The Brazil incident, many in the paddock felt, had set a worrying precedent. The officials had effectively chosen not to intervene on the basis there was no contact, both drivers had left the track, and neither had ‘lost out’ in their view. That effectively gave drivers the green light to behave however they liked so long as contact was avoided – regardless of who had to avoid it.
Which brings us to Saudi Arabia.
It was a chaotic race that featured a stunning, aggressive Verstappen pass on Hamilton at the first restart – Spain-esque, and the sort that would have had chance to be celebrated in the calmer first part of the year.
More pertinently in the decay of this relationship though, Verstappen was punished multiple times for incidents with Hamilton, while Hamilton got away with a retaliation of sorts, running Verstappen wide at the final corner after he took the lead for good.
For passing Hamilton off-track at Turn 1 on the first restart, Verstappen was put behind Hamilton on the grid at the next restart.
For losing control and going off-track while defending from Hamilton at Turn 1, preventing Hamilton from taking the lead in the process, Verstappen was ordered to give the place back.
For failing to do that in a suitable time frame he was given a five-second time penalty.
And for “erratic” braking on his first attempt to let Hamilton by in a strategic manner so he could re-pass Hamilton immediately, causing Hamilton to rear-end him, Verstappen received a 10-second time penalty.
“It was clear that others around us were willing to take it to all sorts of levels in order to overtake,” Hamilton said, not so subtly.
“I don’t agree with the decisions but I also don’t want to waste too much time on it because we don’t need to make headlines out of it,” Verstappen offered. “They don’t deserve that.”
In short, Hamilton believes Verstappen goes too far and tends to get away with too much.
Verstappen thinks he has only ever engaged in hard racing and that Hamilton’s not been entirely innocent during this fight anyway.
From avoiding any collisions and insisting they could race hard but fair, there have now been several flashpoints – and one seriously contentious race before the season finale.
So what’s happened? Is this inevitable with such an intense battle? Or has something changed in how they’re racing that’s caused it?
“I don’t think I’ve changed the way that I race,” contends Hamilton.
“I think we’re seeing multiple incidents this year where even with Brazil we’re supposed to do our racing on track in between the white lines and the rules haven’t been clear from the stewards.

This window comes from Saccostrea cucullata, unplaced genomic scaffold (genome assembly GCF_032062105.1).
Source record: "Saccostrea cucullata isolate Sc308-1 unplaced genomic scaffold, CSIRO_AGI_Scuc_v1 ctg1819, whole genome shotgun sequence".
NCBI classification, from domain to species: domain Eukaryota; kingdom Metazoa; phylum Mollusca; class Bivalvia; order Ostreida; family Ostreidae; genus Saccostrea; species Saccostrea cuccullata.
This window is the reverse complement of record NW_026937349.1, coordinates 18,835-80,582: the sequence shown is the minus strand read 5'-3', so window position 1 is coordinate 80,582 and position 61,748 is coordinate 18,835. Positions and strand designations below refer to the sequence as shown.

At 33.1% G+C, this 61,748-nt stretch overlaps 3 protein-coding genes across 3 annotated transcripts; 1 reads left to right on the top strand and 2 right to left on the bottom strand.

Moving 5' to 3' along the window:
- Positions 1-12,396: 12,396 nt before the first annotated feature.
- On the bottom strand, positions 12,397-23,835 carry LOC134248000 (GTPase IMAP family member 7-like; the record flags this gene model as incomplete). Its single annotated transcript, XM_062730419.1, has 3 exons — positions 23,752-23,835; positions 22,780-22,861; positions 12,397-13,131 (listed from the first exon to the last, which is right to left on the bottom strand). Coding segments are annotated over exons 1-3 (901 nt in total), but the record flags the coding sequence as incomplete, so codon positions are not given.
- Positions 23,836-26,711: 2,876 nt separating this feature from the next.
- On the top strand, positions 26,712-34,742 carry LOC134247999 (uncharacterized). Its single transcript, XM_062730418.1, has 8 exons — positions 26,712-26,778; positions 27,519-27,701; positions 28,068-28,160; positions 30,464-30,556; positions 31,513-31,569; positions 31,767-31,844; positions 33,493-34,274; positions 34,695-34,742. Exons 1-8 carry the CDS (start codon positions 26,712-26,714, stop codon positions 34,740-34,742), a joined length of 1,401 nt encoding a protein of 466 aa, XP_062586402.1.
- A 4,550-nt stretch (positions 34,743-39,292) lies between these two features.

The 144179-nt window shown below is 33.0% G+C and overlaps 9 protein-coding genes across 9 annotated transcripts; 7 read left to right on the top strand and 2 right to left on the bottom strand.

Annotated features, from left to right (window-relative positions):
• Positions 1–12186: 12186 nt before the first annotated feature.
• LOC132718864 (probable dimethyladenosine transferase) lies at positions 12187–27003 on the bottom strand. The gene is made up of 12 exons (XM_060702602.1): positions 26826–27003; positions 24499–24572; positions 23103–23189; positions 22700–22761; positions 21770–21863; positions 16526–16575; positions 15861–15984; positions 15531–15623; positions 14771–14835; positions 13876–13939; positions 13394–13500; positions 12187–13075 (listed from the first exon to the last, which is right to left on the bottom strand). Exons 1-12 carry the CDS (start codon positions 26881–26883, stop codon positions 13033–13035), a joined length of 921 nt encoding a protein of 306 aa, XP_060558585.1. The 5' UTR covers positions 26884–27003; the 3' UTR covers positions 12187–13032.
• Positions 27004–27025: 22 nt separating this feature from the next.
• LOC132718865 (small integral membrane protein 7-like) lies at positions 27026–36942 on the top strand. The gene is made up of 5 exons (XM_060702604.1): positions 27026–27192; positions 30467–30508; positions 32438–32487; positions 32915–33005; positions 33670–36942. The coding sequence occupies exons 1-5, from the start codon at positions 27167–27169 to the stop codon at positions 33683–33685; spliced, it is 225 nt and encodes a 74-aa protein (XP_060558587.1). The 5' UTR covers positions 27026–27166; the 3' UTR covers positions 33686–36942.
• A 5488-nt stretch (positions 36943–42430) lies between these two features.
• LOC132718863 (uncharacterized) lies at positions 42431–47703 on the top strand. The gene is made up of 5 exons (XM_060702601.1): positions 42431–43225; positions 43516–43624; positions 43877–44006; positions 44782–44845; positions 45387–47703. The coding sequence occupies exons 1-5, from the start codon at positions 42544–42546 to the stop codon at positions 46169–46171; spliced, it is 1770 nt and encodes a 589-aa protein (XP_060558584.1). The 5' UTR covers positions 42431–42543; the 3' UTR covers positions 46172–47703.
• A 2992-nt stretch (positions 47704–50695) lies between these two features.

“Those things have been allowed, so that’s continued.
“From my understanding, I know that I can’t overtake someone and go off track and then keep the position but I think that’s well known between all us drivers but it doesn’t apply to one of us, I guess.”
Verstappen says: “Well, I find it interesting that I am the one who gets the penalty when both of us ran outside of the white lines.
“In Brazil it was fine and now suddenly I get a penalty for it. You could clearly see both didn’t make the corner, but it’s fine. I don’t really spend too much time on it.
“We have to move forward. We’re equal on points now and I think that’s really exciting, of course, for the whole championship and Formula 1.
“Lately we’re talking more about white lines and penalties than actually proper Formula 1 racing and that’s, I think, a little bit of a shame.”
Neither driver or team has been particularly happy with how the officials have managed the fight at the front this year, especially as it has approached its conclusion.
But the officials are peripheral characters for the most part. This is primarily about the drivers.
When there is so much on the line and the intensity is as fierce as this, every emotion is magnified.
That’s created a vicious circle. The fair, on-the-limit stuff has been infiltrated by controversy and bitterness, causing the relationship between the two drivers and teams to deteriorate as a result. And when that happens the on-track respect is reduced, which is a recipe for controversy and bitterness.
Back when the title was a distant objective, and the flickers of tension never really ignited, it was easier to keep things light and positive.
Hamilton even joked in May that they were racing so much and so hard that Mercedes and Red Bull would be “sick of each other” by the end of the season.
What a prophecy that’s turned out to be.